The NIH has recently issued a Notice formalizing the “NIH Policy on Submission of Additional Grant Application Materials“.

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Academia, like many professional career enterprises in the United States, is structured in a winner-takes-all format. Many people enter the enterprise at the bottom level, trickle their way upwards, until a relative few make it to the top and enjoy the spoils of true scientific independence. This kind of system is common to academia, professional sports, law, medicine, performing arts, entertainment, comedy, business, entrepreneurialism, journalism, engineering, and most other professional career enterprises.

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Mad Hatter has a post up proposing a blog-based forum for alternative careers.

I noticed a long time ago that the top Google hits to this blog are on three posts I wrote on alternative career tracks in academia for PhD scientists*. I’ve also been contacted in real life by people at my institution who are interested in learning about my position and other non-traditional careers for PhDs. It seems that even though academia is becoming less hostile to alternative careers, there is still a dearth of open and honest discussion on a PhD scientist’s options outside of the academic tenure-track.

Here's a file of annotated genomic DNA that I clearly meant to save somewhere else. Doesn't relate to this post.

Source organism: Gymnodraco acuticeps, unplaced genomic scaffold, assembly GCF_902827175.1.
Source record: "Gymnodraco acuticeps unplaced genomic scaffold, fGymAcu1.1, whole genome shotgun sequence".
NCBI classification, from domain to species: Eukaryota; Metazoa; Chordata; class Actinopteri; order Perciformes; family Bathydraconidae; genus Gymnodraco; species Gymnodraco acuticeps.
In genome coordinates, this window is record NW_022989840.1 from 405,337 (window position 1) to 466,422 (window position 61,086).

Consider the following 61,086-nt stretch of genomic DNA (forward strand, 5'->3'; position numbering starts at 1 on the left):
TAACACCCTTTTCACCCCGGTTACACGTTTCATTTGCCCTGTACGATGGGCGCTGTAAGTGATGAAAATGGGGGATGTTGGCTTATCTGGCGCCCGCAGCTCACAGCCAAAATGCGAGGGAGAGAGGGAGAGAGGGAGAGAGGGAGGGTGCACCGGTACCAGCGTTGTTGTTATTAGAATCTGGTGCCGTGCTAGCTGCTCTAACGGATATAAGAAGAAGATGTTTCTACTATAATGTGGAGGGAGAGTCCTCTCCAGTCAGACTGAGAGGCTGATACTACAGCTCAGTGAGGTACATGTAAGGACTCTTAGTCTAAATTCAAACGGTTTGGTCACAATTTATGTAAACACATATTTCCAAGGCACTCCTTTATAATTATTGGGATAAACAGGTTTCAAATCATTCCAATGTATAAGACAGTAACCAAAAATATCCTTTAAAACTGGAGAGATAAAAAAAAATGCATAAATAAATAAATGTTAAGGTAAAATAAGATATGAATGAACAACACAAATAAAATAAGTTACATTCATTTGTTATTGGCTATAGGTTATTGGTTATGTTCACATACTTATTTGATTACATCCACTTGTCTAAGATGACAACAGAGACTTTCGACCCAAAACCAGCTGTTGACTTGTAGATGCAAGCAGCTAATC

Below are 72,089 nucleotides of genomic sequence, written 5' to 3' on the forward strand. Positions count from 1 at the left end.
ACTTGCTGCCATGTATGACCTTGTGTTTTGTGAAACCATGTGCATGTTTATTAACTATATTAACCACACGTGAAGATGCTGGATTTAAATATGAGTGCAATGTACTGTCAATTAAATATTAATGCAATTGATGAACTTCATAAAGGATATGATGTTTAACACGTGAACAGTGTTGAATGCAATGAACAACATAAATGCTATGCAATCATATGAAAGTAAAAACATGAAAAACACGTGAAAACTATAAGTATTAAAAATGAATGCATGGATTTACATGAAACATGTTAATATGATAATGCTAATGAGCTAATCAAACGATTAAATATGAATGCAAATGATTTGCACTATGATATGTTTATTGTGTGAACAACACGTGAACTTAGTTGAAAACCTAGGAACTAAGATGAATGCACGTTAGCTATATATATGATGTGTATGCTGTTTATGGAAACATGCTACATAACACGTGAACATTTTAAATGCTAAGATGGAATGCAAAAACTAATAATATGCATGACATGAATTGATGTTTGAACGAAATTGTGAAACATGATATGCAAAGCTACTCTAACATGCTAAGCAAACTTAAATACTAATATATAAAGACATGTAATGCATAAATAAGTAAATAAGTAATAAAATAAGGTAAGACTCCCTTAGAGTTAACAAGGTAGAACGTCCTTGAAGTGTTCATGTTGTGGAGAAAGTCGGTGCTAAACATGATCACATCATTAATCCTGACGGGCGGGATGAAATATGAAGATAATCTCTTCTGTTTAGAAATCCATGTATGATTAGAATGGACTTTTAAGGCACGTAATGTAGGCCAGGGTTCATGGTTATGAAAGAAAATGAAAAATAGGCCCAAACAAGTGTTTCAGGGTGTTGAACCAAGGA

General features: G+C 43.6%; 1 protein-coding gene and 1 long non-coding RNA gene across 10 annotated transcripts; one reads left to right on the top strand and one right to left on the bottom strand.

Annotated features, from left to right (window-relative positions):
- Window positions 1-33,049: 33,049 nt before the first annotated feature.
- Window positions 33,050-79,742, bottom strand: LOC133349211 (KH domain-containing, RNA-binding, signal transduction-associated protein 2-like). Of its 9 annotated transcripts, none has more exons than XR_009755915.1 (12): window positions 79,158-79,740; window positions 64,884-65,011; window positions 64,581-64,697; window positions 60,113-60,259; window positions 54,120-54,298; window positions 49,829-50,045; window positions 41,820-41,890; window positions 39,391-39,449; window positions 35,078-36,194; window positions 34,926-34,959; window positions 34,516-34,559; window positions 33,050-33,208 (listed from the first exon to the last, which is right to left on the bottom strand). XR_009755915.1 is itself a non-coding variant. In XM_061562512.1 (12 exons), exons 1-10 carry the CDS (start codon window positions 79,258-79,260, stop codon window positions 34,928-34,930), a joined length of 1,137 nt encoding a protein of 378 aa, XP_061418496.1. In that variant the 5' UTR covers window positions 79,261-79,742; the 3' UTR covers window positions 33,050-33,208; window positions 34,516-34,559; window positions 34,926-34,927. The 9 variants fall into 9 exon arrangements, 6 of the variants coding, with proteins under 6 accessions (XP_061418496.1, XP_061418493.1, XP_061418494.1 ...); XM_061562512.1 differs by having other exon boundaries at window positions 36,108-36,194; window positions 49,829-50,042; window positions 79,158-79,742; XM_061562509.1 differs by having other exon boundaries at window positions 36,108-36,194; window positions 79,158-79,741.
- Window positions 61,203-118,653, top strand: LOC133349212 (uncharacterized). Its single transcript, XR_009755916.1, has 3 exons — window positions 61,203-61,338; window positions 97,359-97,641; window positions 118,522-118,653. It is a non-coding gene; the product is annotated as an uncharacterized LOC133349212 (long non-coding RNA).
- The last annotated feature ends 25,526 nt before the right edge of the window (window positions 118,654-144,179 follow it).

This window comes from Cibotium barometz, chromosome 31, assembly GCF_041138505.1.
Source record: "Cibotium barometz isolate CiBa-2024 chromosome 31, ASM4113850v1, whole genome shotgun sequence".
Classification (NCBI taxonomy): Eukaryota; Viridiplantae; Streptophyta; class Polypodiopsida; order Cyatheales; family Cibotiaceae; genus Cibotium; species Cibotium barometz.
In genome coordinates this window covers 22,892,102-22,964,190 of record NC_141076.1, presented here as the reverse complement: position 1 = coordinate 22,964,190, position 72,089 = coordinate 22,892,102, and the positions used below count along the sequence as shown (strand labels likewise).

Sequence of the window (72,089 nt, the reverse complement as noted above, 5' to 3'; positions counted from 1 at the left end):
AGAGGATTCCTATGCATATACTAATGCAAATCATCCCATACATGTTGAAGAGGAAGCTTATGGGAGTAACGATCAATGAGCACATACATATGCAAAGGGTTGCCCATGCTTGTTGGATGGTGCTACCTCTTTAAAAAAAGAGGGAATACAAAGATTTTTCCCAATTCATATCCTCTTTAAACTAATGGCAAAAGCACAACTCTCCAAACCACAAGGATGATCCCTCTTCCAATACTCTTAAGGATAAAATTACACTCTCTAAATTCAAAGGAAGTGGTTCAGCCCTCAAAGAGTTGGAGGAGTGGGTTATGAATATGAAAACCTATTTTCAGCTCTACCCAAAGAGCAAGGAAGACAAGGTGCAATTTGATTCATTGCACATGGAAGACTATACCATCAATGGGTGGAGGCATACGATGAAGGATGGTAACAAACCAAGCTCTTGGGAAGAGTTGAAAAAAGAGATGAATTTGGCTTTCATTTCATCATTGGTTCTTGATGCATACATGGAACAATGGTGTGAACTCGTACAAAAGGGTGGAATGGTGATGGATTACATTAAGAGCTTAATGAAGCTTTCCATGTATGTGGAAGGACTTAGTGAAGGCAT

The post and the ensuing discussion reminded me of a couple of observations I had up on the old blog regarding perhaps not truly alternate careers, but alternate paths to the prize of independent, NIH-funded investigator. Today’s retread is on the importance of a grant writing position, regardless of academic title.

A couple of exchanges between YHN and PhysioProf in comments following a post at Galactic Interactions bear further examination. I’ve mentioned before that in the biomedical research career, the most important thing is to get a job which allows one to submit* independent research grants to the NIH. In other words, the ability to compete with your fellow scientists to fund the research you think is important. In my view, this is the essential place where you want to be, all else is gravy. Sometimes, perhaps frequently these days, that “job”may be different from the stereotypical tenure track assistant professorship with hard salary and startup package across the country from your current postdoc.

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A letter printed in the 20 June 2008 issue of Science magazine proposes an Oath of integrity, professionalism and ethical conduct for graduate students. The authors review the well known Hippocratic Oath which is one of the basic tenets of the medical profession: